By Patrick J. Buchanan: Pat Buchanan was twice a candidate

for the Republican presidential nomination in 2000. He is also a founder and editor of the American Conservative. Buchanan served in the House, was a founding panelist of three national TV shows, and is the author of nine books of a Superpower: Will America Survive to 2025? Apparently, the threat is both serious and specific. The United States ordered 22 diplomatic missions closed and issued a worldwide travel alert for U.S. citizens. "After Benghazi,"said Senator Lindsey Graham, R-S.C., "these al-Qaida types are really on steroids thinking we're weaker and they're stronger. "They want to drive the West out of the Mideast and take over these Muslim countries and create an al-Qaida-type religious entity, and if we ever take the bait and try to come home and create fortress America, there will be another 9/11." By the time this column appears, America may have been hit. Yet is it not time to put al-Qaida in perspective and consider whether our Mideast policy is creating more terrorists than we are killing? In 2010 America lost 15 citizens to terrorism. Thirteen of them died in Afghanistan. The worst attack was the killing of six Americans at a Christian medical mission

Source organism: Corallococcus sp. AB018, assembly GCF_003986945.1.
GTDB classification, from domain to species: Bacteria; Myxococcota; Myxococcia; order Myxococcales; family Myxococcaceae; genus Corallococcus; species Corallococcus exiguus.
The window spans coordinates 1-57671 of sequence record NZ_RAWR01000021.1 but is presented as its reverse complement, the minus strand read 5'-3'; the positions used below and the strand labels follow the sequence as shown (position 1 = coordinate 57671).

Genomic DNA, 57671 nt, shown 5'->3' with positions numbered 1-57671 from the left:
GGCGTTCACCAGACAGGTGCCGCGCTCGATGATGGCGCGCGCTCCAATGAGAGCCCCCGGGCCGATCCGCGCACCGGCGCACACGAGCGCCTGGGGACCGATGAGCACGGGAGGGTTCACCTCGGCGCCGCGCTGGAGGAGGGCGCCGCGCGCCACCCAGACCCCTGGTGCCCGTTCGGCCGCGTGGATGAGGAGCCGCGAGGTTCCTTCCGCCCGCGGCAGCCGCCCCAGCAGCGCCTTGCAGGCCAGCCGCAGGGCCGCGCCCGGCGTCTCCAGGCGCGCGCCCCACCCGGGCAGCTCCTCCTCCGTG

in Badakhshan Province. Yet in 2010, not one death here in America resulted from terrorism. That year, however, 780,000, Americas died of heart disease, 575,000 of cancer, 138,000 from respiratory diseases, 120,000 in accidents, 35,000 in auto accidents, 69,000 from diabetes, 40,000 in drug induced deaths, 38,000 by suicide, 32,000 by liver disease, 25,000 in alcohol-induced deaths, 16,000 by homicide and 8,000 from HIV/AIDS. Is terrorism the killer we should fear most and invest the lion's share of our resources fighting? Since 9/11, al-Qaida has not proven a terribly effective enemy. Some plots, the shoe-bomber on the airliner over Detroit, the Times Square bomber, failed from sheer
incompetence. Other attacks have been thwarted by excellent U.S. intelligence and counter-terrorism work. Our home front has been well protected. But by having fought a "war on terror" overseas in Graham's way, invading, occupying, nation-building in Afghanistan and Iraq, we lost 6,000 soldiers and brought back 40,000 wounded Americans. Were the wars in which we suffered such casualties, and that cost us $2 trillion and counting, really worth it? Did they make us more secure? The Taliban are making a comeback. Iraq is sinking into civil, sectarian and tribal war. Our influence in the Islamic world is at a nadir. And Graham concedes the enemy that we went over there to destroy, al-Qaida, is not only in Afghanistan and Pakistan, but Yemen, Iraq, Syria and Mali, and is now "on steroids." Ten years ago, anti-interventionists warned that a plunge into the Islamic world would produce what it was designed to prevent. We could create more terrorists than we would kill. 

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